Saturday, October 3, 2009

Hydrangea [Mop-head]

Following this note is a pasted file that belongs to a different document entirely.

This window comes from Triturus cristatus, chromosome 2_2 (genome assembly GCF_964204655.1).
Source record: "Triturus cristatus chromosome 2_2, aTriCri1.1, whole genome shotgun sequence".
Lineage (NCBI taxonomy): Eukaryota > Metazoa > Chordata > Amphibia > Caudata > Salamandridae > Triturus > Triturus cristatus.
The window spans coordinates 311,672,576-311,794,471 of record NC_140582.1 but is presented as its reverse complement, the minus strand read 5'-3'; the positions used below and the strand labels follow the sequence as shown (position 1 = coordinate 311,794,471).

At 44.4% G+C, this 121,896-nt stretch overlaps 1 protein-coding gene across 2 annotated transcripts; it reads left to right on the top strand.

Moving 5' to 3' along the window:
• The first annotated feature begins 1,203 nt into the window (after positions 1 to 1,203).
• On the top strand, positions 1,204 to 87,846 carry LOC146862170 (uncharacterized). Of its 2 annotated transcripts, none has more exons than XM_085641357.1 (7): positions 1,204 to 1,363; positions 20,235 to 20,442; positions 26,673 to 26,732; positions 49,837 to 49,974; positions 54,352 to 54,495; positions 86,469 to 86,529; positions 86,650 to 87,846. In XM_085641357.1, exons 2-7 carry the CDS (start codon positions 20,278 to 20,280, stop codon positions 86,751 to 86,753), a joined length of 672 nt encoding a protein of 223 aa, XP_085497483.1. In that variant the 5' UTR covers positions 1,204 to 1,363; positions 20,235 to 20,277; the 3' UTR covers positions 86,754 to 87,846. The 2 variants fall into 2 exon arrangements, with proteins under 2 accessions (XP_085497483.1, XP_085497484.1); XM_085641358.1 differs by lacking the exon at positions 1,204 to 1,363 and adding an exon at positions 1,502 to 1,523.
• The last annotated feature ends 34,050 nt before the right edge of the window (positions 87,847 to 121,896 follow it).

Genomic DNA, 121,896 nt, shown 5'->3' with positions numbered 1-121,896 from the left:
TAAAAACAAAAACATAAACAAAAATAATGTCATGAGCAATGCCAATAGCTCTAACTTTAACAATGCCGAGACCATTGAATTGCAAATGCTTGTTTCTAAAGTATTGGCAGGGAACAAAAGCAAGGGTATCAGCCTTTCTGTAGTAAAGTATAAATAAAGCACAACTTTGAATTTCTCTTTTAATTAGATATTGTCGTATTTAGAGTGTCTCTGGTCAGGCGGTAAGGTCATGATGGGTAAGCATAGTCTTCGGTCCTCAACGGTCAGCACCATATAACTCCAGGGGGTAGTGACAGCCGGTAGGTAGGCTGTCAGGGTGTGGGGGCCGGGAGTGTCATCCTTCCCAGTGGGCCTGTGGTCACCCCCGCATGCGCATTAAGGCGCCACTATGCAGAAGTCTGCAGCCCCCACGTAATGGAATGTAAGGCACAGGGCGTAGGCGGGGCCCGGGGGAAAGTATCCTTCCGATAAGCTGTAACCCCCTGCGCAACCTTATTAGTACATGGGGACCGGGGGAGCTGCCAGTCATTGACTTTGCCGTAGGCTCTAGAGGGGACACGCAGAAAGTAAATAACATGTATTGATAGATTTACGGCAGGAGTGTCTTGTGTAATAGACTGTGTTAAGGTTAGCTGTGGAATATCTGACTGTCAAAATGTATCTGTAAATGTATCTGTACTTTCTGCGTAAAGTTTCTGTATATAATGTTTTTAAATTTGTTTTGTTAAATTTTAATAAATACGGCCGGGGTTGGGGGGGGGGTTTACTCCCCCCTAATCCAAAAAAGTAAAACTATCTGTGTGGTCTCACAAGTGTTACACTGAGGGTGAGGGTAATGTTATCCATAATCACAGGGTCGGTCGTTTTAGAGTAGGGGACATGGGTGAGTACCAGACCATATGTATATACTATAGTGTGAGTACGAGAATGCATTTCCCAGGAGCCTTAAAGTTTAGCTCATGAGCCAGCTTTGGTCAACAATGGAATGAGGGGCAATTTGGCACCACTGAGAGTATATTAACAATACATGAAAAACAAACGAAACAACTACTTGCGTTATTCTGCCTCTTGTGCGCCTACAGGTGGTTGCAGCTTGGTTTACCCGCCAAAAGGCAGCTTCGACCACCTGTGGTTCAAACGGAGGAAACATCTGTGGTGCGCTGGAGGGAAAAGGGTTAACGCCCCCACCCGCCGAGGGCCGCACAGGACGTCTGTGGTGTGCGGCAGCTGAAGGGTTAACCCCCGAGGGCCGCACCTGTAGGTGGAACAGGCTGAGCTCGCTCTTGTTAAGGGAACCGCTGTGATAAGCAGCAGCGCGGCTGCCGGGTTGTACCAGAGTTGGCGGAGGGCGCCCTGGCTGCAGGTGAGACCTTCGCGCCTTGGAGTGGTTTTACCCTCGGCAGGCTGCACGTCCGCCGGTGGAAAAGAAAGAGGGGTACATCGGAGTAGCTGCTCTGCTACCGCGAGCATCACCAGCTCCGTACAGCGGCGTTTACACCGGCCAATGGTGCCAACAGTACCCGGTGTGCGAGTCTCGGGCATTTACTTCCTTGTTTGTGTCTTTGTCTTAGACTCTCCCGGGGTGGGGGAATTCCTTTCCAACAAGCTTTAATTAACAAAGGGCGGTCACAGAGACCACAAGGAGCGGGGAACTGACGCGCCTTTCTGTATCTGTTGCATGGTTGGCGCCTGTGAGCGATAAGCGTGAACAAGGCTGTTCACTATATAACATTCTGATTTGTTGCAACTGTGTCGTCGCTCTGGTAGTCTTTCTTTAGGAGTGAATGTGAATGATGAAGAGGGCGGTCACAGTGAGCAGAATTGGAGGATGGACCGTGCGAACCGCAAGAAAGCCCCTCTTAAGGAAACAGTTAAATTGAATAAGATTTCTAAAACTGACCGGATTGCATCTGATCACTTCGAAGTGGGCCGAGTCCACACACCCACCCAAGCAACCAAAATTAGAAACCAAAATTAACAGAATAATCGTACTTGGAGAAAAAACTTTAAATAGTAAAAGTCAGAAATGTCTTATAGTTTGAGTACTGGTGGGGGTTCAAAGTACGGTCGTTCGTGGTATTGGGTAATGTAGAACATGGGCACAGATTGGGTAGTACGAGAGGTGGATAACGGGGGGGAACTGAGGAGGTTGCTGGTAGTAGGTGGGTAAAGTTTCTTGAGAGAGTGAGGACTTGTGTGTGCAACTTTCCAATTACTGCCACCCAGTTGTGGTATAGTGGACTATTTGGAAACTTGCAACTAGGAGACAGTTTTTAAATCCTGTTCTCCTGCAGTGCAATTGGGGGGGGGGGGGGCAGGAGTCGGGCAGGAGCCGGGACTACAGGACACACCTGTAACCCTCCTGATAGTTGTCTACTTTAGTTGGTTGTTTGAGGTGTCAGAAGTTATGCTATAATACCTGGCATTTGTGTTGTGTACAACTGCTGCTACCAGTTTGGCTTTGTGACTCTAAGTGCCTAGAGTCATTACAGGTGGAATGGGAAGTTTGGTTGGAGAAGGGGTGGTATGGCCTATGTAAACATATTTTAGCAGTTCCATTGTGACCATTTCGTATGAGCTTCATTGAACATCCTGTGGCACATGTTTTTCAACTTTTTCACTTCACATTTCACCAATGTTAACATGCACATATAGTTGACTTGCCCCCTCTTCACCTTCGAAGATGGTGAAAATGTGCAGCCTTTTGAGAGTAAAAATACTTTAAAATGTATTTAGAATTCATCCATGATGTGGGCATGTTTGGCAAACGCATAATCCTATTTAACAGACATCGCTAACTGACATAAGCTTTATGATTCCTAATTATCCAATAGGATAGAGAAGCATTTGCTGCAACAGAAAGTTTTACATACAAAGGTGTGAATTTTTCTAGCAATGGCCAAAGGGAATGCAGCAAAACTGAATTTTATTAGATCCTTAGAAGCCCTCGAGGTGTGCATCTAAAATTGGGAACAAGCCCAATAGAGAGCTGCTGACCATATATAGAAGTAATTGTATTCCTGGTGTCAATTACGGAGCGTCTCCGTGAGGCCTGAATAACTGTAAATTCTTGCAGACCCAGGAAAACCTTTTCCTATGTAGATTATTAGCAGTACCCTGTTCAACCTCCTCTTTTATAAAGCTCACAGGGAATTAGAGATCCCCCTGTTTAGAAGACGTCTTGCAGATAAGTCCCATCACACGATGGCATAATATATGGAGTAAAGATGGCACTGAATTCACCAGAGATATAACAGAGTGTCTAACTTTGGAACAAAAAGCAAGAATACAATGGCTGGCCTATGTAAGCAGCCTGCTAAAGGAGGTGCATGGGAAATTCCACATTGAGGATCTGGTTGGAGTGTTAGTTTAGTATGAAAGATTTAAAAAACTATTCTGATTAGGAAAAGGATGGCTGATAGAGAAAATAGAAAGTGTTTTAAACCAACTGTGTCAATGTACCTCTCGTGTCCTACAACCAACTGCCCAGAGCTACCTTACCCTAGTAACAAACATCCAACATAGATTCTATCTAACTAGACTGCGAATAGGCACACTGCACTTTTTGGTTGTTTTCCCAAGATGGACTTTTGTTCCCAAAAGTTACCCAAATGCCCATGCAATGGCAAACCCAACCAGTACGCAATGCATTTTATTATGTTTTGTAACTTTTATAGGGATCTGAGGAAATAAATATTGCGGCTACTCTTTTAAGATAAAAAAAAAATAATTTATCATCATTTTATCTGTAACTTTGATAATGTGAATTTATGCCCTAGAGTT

The most common species of Hydrangea is H.macrophylla and these are broadly divided into 'Lace-caps' and 'Mop-heads'. They are both good sea-side plants in Ireland, thriving in acidic soil where the pink forms will often exhibit fine blue colouring. They are grown in tubs or will do well in semi-shade, where they reach 2m x 2m. Although long flowering in summer, newer cultivars are also 'repeat' flowering, extending the season further. Pink Hydrangeas in tubs or in limestone soils can be turned blue by the application of aluminium sulphate. 'Mop-head' Hydrangea have flower heads that are made up of all sterile florets, e.g. they have no sexual parts in the flower but are modified to be showy. Thus they form the typical mop (rounded) head of sterile florets.

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